Boxing was completely disorganized during most part of the 20th century. World champions were recognized by different entities, some by boxing commissions or federations, some by states, some by popular demand.

Throughout history so many fighters were not given the opportunity to challenge for the world title. Some were due to race and discrimination, some due to politics in times of war and many due to their talent and eminent threat to the champion. Some examples are Peter Jackson, who John L. Sullivan refused to fight, and Harry Wills being refused by Jack Dempsey, both because of race, same as Sam Langford and Kid Norfolk; Charley Burley and Jimmy Bivins because of war and politics; and Lazlo Papp just to name a few from the “old days” …..

Sonny Liston, Archie Moore and Jose “Mantequilla” Napoles all had to wait five years as #1 contenders to receive an opportunity to fight for the world title. These three examples led to the WBC implementation of the “mandatory challenger” rule. The rule basically gives the champion one year to fight any voluntary defenses against eligible ranked fighters and once every 12 months has the obligation to fight the mandatory challenger. With this rule, top prospects could not be avoided and were granted a chance to compete against the champion for the championship of the world.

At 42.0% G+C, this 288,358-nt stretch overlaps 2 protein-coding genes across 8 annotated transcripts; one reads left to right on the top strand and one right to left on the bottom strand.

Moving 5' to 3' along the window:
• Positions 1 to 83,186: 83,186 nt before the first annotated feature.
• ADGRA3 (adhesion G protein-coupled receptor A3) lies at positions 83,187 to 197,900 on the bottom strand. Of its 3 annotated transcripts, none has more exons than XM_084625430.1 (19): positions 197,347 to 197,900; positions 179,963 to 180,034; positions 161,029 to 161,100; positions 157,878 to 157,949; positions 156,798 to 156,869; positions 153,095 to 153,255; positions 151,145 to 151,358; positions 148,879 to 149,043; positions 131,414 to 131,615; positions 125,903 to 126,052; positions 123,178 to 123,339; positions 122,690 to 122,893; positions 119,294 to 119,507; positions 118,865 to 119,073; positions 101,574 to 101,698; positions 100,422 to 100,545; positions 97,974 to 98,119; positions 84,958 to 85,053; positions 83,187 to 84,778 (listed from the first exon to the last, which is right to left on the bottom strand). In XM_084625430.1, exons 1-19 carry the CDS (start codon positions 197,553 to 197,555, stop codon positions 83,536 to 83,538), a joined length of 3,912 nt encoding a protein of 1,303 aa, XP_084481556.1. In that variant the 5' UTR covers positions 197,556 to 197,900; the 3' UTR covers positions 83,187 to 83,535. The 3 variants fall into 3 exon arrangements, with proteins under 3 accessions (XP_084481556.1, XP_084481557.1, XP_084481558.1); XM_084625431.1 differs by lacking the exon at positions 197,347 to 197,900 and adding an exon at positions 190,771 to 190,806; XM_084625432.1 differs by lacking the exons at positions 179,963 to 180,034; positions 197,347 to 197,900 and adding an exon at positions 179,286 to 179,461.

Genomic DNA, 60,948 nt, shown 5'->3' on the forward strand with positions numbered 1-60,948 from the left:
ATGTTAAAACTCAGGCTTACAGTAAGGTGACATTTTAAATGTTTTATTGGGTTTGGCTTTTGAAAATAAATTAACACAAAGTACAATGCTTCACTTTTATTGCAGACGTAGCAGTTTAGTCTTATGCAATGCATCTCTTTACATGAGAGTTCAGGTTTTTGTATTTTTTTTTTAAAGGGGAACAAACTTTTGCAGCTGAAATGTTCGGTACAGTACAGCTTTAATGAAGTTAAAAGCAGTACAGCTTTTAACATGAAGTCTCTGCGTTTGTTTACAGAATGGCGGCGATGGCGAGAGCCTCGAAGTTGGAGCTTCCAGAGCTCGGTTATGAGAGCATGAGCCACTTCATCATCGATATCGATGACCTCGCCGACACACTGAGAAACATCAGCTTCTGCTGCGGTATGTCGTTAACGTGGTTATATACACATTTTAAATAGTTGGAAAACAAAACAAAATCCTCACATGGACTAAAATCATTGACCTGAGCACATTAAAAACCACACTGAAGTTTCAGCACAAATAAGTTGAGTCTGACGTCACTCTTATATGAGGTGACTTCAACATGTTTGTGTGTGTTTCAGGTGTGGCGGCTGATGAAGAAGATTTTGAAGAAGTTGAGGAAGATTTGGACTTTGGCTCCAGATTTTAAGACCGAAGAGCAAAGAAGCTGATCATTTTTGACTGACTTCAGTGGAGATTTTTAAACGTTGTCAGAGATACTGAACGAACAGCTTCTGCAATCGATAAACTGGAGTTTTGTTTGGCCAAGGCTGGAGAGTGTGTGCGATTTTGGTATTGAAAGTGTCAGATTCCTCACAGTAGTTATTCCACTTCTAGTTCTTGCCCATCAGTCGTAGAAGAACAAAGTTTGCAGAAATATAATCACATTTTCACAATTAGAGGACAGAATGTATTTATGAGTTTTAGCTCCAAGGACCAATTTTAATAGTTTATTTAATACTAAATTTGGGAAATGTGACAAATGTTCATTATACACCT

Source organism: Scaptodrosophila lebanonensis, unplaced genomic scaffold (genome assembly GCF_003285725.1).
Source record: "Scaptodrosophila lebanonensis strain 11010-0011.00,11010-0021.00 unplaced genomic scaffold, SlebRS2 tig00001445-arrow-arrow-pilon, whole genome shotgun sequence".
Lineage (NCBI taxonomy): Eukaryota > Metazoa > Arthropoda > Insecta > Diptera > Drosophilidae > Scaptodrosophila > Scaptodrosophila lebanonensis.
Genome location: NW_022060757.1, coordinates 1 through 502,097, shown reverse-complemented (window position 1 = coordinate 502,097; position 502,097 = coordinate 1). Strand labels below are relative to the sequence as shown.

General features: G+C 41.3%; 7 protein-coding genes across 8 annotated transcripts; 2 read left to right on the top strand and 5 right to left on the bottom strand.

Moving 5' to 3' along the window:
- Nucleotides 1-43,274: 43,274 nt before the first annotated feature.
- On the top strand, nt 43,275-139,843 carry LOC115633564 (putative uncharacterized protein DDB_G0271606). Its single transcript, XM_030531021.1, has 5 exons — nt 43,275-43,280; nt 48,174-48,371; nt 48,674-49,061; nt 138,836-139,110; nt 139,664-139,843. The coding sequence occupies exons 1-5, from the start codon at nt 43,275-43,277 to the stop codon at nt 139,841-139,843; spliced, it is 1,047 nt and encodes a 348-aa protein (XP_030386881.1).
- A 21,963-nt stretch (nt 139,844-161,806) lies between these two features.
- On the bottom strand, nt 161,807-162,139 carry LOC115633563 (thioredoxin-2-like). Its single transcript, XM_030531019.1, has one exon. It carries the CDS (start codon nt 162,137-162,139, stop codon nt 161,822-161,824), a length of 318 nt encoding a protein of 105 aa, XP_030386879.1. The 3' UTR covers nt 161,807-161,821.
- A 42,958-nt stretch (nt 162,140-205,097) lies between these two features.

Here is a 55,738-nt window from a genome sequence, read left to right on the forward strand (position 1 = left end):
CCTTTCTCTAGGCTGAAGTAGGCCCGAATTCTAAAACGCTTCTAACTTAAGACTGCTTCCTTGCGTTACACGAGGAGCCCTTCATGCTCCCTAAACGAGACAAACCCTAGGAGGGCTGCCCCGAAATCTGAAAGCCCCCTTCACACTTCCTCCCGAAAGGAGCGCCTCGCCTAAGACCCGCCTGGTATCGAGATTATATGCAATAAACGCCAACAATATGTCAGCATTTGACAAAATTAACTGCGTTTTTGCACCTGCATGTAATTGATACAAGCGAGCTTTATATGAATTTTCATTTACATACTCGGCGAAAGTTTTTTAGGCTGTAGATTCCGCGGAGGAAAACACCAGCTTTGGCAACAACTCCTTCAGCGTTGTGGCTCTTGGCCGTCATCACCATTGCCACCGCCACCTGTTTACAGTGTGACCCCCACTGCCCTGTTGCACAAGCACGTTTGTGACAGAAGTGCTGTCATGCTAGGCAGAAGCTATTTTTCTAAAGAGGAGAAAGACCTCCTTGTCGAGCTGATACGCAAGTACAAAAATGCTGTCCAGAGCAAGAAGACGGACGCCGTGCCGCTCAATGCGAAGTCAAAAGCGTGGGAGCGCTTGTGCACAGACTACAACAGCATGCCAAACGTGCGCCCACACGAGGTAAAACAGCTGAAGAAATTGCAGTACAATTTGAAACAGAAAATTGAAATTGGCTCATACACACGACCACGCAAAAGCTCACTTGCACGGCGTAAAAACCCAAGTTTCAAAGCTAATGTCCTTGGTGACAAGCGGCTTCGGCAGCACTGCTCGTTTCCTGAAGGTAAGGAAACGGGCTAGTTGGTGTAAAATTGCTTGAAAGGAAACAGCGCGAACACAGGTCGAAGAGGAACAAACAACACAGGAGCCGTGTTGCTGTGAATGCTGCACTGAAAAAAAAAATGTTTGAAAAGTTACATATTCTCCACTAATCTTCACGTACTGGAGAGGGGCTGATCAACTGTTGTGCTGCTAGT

This rule has proven to be fair and just and some great champions conquered the WBC championship as mandatory contenders. Some of whom were: George Foreman (vs. Frazier), Sugar Ray Leonard (vs. Benitez), Oscar de la Hoya (vs. Chavez), Larry Holmes (vs. Norton), Hagler (vs. Antuofermo and Minter), Duran (vs. Leonard), and so many more. Today’s current champions who won the title as mandatory contenders are: Deontay Wilder, Adonis Stevenson, Viktor Postol, Francisco Vargas, Shinsuke Yamanaka, Carlos Cuadras and Wangheng Menayothin.

The purse offer rule and procedure came along with the mandatory challenger rule in order to avoid abuse of power from the champions who would make unfair economic offers to the mandatory challenger. There is a great story found of the first procedure which would be equivalent of a purse offer of today, from promoter Tex Rickard in 1910 … feel free to enjoy the link: